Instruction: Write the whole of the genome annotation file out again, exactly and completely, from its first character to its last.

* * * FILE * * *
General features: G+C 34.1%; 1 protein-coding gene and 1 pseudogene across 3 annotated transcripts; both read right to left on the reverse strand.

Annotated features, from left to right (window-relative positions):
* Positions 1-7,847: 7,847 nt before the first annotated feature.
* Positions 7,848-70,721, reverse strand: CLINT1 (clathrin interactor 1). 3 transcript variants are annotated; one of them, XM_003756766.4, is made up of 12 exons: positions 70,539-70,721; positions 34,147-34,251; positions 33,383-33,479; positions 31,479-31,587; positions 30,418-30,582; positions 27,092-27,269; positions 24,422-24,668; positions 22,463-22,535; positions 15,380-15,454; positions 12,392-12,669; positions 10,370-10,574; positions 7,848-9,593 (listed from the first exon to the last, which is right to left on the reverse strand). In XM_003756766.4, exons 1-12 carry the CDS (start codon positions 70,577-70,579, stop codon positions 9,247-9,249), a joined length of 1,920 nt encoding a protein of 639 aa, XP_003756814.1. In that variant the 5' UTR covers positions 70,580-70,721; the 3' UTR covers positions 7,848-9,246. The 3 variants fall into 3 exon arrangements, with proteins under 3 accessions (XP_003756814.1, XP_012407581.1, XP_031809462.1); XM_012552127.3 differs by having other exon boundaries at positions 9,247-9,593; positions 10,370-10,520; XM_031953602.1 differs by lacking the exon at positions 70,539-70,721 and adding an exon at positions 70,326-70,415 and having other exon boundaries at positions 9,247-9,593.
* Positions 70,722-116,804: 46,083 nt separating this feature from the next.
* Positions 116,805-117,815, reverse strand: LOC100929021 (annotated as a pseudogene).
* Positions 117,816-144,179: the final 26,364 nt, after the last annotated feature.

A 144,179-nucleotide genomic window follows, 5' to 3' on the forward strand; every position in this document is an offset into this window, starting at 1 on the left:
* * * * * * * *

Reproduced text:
General features: G+C 34.1%; 1 protein-coding gene and 1 pseudogene across 3 annotated transcripts; both read right to left on the reverse strand.

Annotated features, from left to right (window-relative positions):
* Positions 1-7,847: 7,847 nt before the first annotated feature.
* Positions 7,848-70,721, reverse strand: CLINT1 (clathrin interactor 1). 3 transcript variants are annotated; one of them, XM_003756766.4, is made up of 12 exons: positions 70,539-70,721; positions 34,147-34,251; positions 33,383-33,479; positions 31,479-31,587; positions 30,418-30,582; positions 27,092-27,269; positions 24,422-24,668; positions 22,463-22,535; positions 15,380-15,454; positions 12,392-12,669; positions 10,370-10,574; positions 7,848-9,593 (listed from the first exon to the last, which is right to left on the reverse strand). In XM_003756766.4, exons 1-12 carry the CDS (start codon positions 70,577-70,579, stop codon positions 9,247-9,249), a joined length of 1,920 nt encoding a protein of 639 aa, XP_003756814.1. In that variant the 5' UTR covers positions 70,580-70,721; the 3' UTR covers positions 7,848-9,246. The 3 variants fall into 3 exon arrangements, with proteins under 3 accessions (XP_003756814.1, XP_012407581.1, XP_031809462.1); XM_012552127.3 differs by having other exon boundaries at positions 9,247-9,593; positions 10,370-10,520; XM_031953602.1 differs by lacking the exon at positions 70,539-70,721 and adding an exon at positions 70,326-70,415 and having other exon boundaries at positions 9,247-9,593.
* Positions 70,722-116,804: 46,083 nt separating this feature from the next.
* Positions 116,805-117,815, reverse strand: LOC100929021 (annotated as a pseudogene).
* Positions 117,816-144,179: the final 26,364 nt, after the last annotated feature.

A 144,179-nucleotide genomic window follows, 5' to 3' on the forward strand; every position in this document is an offset into this window, starting at 1 on the left: